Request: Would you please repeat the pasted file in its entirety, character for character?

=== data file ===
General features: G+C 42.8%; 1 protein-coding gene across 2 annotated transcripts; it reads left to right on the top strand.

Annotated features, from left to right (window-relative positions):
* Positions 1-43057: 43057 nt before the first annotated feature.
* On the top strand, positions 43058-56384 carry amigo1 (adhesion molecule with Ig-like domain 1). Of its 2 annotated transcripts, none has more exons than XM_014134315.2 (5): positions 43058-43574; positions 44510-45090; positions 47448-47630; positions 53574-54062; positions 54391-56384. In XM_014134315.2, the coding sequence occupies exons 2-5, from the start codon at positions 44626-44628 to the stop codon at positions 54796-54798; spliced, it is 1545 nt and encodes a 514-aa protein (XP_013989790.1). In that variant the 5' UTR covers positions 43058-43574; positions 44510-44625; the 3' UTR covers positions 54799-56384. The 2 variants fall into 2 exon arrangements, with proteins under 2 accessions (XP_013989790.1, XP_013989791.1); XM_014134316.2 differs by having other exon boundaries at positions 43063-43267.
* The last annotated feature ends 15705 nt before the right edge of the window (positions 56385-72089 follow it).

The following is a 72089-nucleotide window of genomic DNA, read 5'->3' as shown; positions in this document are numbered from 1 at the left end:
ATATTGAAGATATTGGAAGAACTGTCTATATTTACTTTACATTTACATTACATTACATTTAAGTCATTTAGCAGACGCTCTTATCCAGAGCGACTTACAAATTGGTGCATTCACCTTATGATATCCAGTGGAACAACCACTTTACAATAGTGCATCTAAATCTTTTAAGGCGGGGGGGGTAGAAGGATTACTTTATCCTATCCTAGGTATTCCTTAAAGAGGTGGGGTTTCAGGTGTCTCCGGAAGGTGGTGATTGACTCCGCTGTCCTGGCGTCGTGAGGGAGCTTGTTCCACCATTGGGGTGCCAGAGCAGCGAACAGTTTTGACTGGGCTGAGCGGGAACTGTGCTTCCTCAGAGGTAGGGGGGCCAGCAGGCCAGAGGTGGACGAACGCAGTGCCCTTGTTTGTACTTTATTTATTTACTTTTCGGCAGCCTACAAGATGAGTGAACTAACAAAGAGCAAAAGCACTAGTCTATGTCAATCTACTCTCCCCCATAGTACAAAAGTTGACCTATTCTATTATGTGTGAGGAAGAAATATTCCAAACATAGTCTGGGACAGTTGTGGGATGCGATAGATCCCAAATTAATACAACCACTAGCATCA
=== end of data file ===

General features: G+C 42.8%; 1 protein-coding gene across 2 annotated transcripts; it reads left to right on the top strand.

Annotated features, from left to right (window-relative positions):
* Positions 1-43057: 43057 nt before the first annotated feature.
* On the top strand, positions 43058-56384 carry amigo1 (adhesion molecule with Ig-like domain 1). Of its 2 annotated transcripts, none has more exons than XM_014134315.2 (5): positions 43058-43574; positions 44510-45090; positions 47448-47630; positions 53574-54062; positions 54391-56384. In XM_014134315.2, the coding sequence occupies exons 2-5, from the start codon at positions 44626-44628 to the stop codon at positions 54796-54798; spliced, it is 1545 nt and encodes a 514-aa protein (XP_013989790.1). In that variant the 5' UTR covers positions 43058-43574; positions 44510-44625; the 3' UTR covers positions 54799-56384. The 2 variants fall into 2 exon arrangements, with proteins under 2 accessions (XP_013989790.1, XP_013989791.1); XM_014134316.2 differs by having other exon boundaries at positions 43063-43267.
* The last annotated feature ends 15705 nt before the right edge of the window (positions 56385-72089 follow it).

The following is a 72089-nucleotide window of genomic DNA, read 5'->3' as shown; positions in this document are numbered from 1 at the left end:
ATATTGAAGATATTGGAAGAACTGTCTATATTTACTTTACATTTACATTACATTACATTTAAGTCATTTAGCAGACGCTCTTATCCAGAGCGACTTACAAATTGGTGCATTCACCTTATGATATCCAGTGGAACAACCACTTTACAATAGTGCATCTAAATCTTTTAAGGCGGGGGGGGTAGAAGGATTACTTTATCCTATCCTAGGTATTCCTTAAAGAGGTGGGGTTTCAGGTGTCTCCGGAAGGTGGTGATTGACTCCGCTGTCCTGGCGTCGTGAGGGAGCTTGTTCCACCATTGGGGTGCCAGAGCAGCGAACAGTTTTGACTGGGCTGAGCGGGAACTGTGCTTCCTCAGAGGTAGGGGGGCCAGCAGGCCAGAGGTGGACGAACGCAGTGCCCTTGTTTGTACTTTATTTATTTACTTTTCGGCAGCCTACAAGATGAGTGAACTAACAAAGAGCAAAAGCACTAGTCTATGTCAATCTACTCTCCCCCATAGTACAAAAGTTGACCTATTCTATTATGTGTGAGGAAGAAATATTCCAAACATAGTCTGGGACAGTTGTGGGATGCGATAGATCCCAAATTAATACAACCACTAGCATCA